So generally, programmers (and mathematicians) favor radians because they are easier and faster to compute with. If you were able to express angles/rotations/orientations in degrees, the API would still have to convert them to radians and then back. It sucks that you have to keep this in mind, but you get used to it.

Edited by Galen
• Richardus Raymaker

I go look at the radian stuff tomorrow. I think the are not a real problem to learn. I need to learn to see what is radian and what is angle i think. because the sansar documentation most talkes about qaut or vector. and you need to guess what vector output you get.

First some testing in SL. then i make a keyboard controlled script to rotate in sansar with output.

• Galen
• Richardus Raymaker

Aha good page, why did google not gave me that as result :O

57.2958 hmm i have seen that number before. Mabye i just make the radian thing straight in sansar. That's more fun !

Thanks.

• Gindipple

I found this gem in a wiki and thought it was worth a look, 1977 using quanternions with the space shuttle :)

https://ntrs.nasa.gov/archive/nasa/casi.ntrs.nasa.gov/19770024290.pdf

By Hamilton himself. (creator of them)

Of note is that there are 12 different ways to rotate and arrive at the same answer there in the appendix.

Edited by Gindipple
• Richardus Raymaker

Foudn a nice website, it can help more people to visualize Quaternion / Radians / Degree, And the first 2 are important.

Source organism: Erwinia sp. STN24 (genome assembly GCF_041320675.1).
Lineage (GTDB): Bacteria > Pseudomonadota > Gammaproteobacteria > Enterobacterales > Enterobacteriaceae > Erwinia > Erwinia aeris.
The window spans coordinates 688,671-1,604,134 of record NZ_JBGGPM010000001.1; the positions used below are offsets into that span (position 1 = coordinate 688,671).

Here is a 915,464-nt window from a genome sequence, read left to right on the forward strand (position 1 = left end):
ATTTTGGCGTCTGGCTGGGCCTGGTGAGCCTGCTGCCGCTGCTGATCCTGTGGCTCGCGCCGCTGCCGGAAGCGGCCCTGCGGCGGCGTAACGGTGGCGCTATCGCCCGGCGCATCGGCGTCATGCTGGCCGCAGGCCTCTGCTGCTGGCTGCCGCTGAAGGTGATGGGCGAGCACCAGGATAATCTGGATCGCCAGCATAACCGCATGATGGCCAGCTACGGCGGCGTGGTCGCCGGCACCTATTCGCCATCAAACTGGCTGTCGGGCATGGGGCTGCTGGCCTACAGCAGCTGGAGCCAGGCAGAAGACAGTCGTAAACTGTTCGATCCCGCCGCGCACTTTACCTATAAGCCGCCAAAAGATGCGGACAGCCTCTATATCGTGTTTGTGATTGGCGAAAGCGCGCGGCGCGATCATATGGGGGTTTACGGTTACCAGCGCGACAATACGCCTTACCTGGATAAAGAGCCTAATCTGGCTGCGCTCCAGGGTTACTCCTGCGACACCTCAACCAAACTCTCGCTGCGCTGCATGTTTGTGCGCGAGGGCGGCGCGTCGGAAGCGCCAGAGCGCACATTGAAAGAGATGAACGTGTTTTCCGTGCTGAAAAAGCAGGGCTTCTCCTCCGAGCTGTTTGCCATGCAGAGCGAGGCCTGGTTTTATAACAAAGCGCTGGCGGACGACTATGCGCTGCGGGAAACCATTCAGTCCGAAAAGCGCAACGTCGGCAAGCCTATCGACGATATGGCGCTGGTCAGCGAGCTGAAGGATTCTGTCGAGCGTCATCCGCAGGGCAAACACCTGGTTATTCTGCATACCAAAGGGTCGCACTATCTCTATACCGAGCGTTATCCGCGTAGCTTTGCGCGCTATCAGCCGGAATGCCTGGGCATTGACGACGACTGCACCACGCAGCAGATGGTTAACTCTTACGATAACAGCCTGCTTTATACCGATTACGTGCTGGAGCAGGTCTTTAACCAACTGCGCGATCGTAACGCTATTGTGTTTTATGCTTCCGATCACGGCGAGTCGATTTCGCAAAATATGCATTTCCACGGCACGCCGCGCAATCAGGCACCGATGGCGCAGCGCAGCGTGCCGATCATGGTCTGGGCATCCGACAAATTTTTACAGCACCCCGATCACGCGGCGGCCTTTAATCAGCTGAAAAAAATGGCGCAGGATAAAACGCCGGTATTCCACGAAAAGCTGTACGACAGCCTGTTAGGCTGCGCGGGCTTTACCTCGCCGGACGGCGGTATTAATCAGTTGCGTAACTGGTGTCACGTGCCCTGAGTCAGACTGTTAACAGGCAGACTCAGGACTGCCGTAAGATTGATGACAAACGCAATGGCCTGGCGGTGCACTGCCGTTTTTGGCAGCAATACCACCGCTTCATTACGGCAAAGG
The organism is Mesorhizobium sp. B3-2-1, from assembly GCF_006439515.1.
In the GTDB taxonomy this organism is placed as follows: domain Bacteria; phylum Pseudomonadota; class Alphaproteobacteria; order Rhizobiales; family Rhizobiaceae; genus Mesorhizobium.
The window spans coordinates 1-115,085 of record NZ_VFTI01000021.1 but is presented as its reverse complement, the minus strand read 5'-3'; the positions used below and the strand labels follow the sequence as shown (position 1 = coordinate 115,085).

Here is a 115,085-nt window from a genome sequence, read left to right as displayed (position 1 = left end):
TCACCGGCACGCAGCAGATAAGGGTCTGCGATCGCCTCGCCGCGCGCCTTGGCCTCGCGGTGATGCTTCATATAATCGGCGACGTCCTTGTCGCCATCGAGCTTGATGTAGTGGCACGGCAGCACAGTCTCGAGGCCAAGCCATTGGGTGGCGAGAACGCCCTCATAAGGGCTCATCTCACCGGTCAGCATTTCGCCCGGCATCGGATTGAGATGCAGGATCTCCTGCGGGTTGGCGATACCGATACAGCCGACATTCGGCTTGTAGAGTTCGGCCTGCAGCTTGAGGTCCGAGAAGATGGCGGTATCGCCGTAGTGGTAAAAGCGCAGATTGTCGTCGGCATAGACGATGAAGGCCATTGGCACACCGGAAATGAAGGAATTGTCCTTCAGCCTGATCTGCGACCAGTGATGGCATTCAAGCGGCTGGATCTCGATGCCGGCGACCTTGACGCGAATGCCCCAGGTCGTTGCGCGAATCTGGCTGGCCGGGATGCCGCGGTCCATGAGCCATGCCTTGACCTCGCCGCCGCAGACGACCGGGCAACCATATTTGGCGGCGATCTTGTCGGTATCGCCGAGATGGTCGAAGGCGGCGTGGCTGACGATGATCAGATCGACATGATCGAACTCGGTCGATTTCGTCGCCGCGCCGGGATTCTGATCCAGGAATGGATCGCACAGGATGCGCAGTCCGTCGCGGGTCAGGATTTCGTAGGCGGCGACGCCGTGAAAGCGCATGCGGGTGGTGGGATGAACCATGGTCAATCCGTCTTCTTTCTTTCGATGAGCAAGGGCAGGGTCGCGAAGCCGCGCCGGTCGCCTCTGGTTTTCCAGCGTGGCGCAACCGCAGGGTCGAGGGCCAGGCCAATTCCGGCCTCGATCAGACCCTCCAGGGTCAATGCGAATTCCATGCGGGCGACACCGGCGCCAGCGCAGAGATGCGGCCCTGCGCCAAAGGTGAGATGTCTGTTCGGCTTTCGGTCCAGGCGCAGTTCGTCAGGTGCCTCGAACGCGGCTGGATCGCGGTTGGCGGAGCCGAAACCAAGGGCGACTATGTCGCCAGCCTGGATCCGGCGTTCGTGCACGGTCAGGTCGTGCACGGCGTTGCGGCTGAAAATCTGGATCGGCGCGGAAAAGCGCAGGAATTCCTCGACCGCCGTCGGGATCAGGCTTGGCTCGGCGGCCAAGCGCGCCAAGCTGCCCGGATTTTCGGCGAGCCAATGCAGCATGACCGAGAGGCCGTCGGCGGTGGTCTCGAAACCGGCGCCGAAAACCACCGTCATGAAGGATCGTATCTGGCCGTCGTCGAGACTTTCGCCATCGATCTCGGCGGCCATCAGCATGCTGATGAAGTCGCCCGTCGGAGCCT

Edited by Richardus Raymaker
• Galen

Okay, good news. I've had to crack this problem, too, just today. The method you want to use is Quaternion.FromLook(). Here's a boiled-down script:

`Quaternion Ori = Quaternion.FromLook(Dir, Vector.Up);Body.SetOrientation(Ori);`

I'm going to assume you are in the same boat I am, where I want to rotate a body around the Z axis (Vector.Up) and to follow a direction pointed to by the Dir vector. Try this experiment out, even it if is not exactly what you need, because it is instructive.

Let's say it rotates right, but your object is pointing 90° one way or the other. You can adjust that by using a tactic like this:

`Quaternion Ori = Quaternion.FromLook(Dir, Vector.Up);Ori *= Quaternion.FromEulerAngles(new Vector(0, 0, Mathf.PiOverTwo));Body.SetOrientation(Ori);`

Pi over 2 is equivalent to 90°, so you don't need to do a radian conversion.